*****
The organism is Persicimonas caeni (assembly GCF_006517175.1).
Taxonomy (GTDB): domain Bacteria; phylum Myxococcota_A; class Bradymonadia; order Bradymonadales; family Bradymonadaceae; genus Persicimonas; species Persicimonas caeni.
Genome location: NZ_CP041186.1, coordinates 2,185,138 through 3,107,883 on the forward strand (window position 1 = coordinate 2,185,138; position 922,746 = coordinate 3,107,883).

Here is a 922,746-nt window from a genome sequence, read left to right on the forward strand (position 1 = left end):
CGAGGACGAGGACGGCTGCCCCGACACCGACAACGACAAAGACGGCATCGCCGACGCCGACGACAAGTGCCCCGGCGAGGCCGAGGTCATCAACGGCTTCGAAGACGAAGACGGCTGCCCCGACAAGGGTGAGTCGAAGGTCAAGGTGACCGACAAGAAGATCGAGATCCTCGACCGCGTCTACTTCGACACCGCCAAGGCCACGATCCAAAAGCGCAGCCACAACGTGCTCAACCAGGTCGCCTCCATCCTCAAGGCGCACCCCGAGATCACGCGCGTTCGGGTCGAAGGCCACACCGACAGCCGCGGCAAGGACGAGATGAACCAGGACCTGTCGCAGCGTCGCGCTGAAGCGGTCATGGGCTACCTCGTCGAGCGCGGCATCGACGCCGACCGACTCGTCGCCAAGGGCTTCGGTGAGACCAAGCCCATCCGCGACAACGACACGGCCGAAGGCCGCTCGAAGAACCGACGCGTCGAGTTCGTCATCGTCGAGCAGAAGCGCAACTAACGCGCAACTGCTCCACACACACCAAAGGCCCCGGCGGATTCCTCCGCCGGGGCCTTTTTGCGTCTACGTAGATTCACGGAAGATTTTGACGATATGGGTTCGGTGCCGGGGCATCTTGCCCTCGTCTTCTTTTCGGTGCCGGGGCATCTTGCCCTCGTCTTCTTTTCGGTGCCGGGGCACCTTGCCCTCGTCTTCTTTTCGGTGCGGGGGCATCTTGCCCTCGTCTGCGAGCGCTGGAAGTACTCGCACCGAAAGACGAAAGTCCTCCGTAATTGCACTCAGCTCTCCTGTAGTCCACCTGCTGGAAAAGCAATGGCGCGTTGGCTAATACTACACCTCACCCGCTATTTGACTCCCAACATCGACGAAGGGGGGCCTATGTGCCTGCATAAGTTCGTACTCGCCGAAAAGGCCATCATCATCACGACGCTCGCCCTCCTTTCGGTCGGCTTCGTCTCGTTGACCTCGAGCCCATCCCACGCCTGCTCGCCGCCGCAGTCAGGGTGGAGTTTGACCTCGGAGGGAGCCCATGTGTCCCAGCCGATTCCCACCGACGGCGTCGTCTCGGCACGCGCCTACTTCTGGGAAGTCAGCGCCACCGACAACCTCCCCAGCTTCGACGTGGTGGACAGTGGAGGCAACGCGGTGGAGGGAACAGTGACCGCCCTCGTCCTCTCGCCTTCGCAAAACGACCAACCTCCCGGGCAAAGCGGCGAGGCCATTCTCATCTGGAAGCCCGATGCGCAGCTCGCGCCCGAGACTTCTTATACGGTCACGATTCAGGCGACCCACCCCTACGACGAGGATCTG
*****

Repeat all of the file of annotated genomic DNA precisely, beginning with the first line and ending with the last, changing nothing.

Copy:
The organism is Persicimonas caeni (assembly GCF_006517175.1).
Taxonomy (GTDB): domain Bacteria; phylum Myxococcota_A; class Bradymonadia; order Bradymonadales; family Bradymonadaceae; genus Persicimonas; species Persicimonas caeni.
Genome location: NZ_CP041186.1, coordinates 2,185,138 through 3,107,883 on the forward strand (window position 1 = coordinate 2,185,138; position 922,746 = coordinate 3,107,883).

Here is a 922,746-nt window from a genome sequence, read left to right on the forward strand (position 1 = left end):
CGAGGACGAGGACGGCTGCCCCGACACCGACAACGACAAAGACGGCATCGCCGACGCCGACGACAAGTGCCCCGGCGAGGCCGAGGTCATCAACGGCTTCGAAGACGAAGACGGCTGCCCCGACAAGGGTGAGTCGAAGGTCAAGGTGACCGACAAGAAGATCGAGATCCTCGACCGCGTCTACTTCGACACCGCCAAGGCCACGATCCAAAAGCGCAGCCACAACGTGCTCAACCAGGTCGCCTCCATCCTCAAGGCGCACCCCGAGATCACGCGCGTTCGGGTCGAAGGCCACACCGACAGCCGCGGCAAGGACGAGATGAACCAGGACCTGTCGCAGCGTCGCGCTGAAGCGGTCATGGGCTACCTCGTCGAGCGCGGCATCGACGCCGACCGACTCGTCGCCAAGGGCTTCGGTGAGACCAAGCCCATCCGCGACAACGACACGGCCGAAGGCCGCTCGAAGAACCGACGCGTCGAGTTCGTCATCGTCGAGCAGAAGCGCAACTAACGCGCAACTGCTCCACACACACCAAAGGCCCCGGCGGATTCCTCCGCCGGGGCCTTTTTGCGTCTACGTAGATTCACGGAAGATTTTGACGATATGGGTTCGGTGCCGGGGCATCTTGCCCTCGTCTTCTTTTCGGTGCCGGGGCATCTTGCCCTCGTCTTCTTTTCGGTGCCGGGGCACCTTGCCCTCGTCTTCTTTTCGGTGCGGGGGCATCTTGCCCTCGTCTGCGAGCGCTGGAAGTACTCGCACCGAAAGACGAAAGTCCTCCGTAATTGCACTCAGCTCTCCTGTAGTCCACCTGCTGGAAAAGCAATGGCGCGTTGGCTAATACTACACCTCACCCGCTATTTGACTCCCAACATCGACGAAGGGGGGCCTATGTGCCTGCATAAGTTCGTACTCGCCGAAAAGGCCATCATCATCACGACGCTCGCCCTCCTTTCGGTCGGCTTCGTCTCGTTGACCTCGAGCCCATCCCACGCCTGCTCGCCGCCGCAGTCAGGGTGGAGTTTGACCTCGGAGGGAGCCCATGTGTCCCAGCCGATTCCCACCGACGGCGTCGTCTCGGCACGCGCCTACTTCTGGGAAGTCAGCGCCACCGACAACCTCCCCAGCTTCGACGTGGTGGACAGTGGAGGCAACGCGGTGGAGGGAACAGTGACCGCCCTCGTCCTCTCGCCTTCGCAAAACGACCAACCTCCCGGGCAAAGCGGCGAGGCCATTCTCATCTGGAAGCCCGATGCGCAGCTCGCGCCCGAGACTTCTTATACGGTCACGATTCAGGCGACCCACCCCTACGACGAGGATCTG